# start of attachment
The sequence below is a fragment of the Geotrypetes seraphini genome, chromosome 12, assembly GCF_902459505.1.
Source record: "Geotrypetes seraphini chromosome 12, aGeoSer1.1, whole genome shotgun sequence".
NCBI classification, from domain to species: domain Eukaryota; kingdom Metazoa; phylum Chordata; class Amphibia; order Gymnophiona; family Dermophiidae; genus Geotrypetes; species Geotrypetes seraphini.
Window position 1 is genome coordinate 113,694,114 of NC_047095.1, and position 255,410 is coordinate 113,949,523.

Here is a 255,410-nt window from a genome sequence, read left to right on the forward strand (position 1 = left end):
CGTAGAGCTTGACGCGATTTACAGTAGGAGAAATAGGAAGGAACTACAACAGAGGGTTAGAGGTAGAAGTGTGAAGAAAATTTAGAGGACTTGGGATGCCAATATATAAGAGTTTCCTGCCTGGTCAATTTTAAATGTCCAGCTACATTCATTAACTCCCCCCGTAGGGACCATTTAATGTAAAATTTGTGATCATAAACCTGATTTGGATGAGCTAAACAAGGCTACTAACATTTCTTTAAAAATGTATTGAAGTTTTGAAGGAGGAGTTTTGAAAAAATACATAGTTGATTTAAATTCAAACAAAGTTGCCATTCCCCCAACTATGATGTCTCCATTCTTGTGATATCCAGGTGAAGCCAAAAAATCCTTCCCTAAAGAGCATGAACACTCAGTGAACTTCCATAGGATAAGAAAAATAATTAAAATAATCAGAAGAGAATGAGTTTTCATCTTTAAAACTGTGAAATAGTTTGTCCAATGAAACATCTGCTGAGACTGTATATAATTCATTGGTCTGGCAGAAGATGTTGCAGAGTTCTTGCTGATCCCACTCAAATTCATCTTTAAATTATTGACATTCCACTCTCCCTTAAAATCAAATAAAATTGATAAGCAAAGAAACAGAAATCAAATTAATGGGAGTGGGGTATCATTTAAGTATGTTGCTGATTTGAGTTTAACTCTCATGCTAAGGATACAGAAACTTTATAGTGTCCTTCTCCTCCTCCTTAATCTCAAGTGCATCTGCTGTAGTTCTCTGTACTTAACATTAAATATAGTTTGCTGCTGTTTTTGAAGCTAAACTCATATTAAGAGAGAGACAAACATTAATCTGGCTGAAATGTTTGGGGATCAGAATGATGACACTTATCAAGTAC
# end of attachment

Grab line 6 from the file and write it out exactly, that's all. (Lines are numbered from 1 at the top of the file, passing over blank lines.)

CGTAGAGCTTGACGCGATTTACAGTAGGAGAAATAGGAAGGAACTACAACAGAGGGTTAGAGGTAGAAGTGTGAAGAAAATTTAGAGGACTTGGGATGCCAATATATAAGAGTTTCCTGCCTGGTCAATTTTAAATGTCCAGCTACATTCATTAACTCCCCCCGTAGGGACCATTTAATGTAAAATTTGTGATCATAAACCTGATTTGGATGAGCTAAACAAGGCTACTAACATTTCTTTAAAAATGTATTGAAGTTTTGAAGGAGGAGTTTTGAAAAAATACATAGTTGATTTAAATTCAAACAAAGTTGCCATTCCCCCAACTATGATGTCTCCATTCTTGTGATATCCAGGTGAAGCCAAAAAATCCTTCCCTAAAGAGCATGAACACTCAGTGAACTTCCATAGGATAAGAAAAATAATTAAAATAATCAGAAGAGAATGAGTTTTCATCTTTAAAACTGTGAAATAGTTTGTCCAATGAAACATCTGCTGAGACTGTATATAATTCATTGGTCTGGCAGAAGATGTTGCAGAGTTCTTGCTGATCCCACTCAAATTCATCTTTAAATTATTGACATTCCACTCTCCCTTAAAATCAAATAAAATTGATAAGCAAAGAAACAGAAATCAAATTAATGGGAGTGGGGTATCATTTAAGTATGTTGCTGATTTGAGTTTAACTCTCATGCTAAGGATACAGAAACTTTATAGTGTCCTTCTCCTCCTCCTTAATCTCAAGTGCATCTGCTGTAGTTCTCTGTACTTAACATTAAATATAGTTTGCTGCTGTTTTTGAAGCTAAACTCATATTAAGAGAGAGACAAACATTAATCTGGCTGAAATGTTTGGGGATCAGAATGATGACACTTATCAAGTAC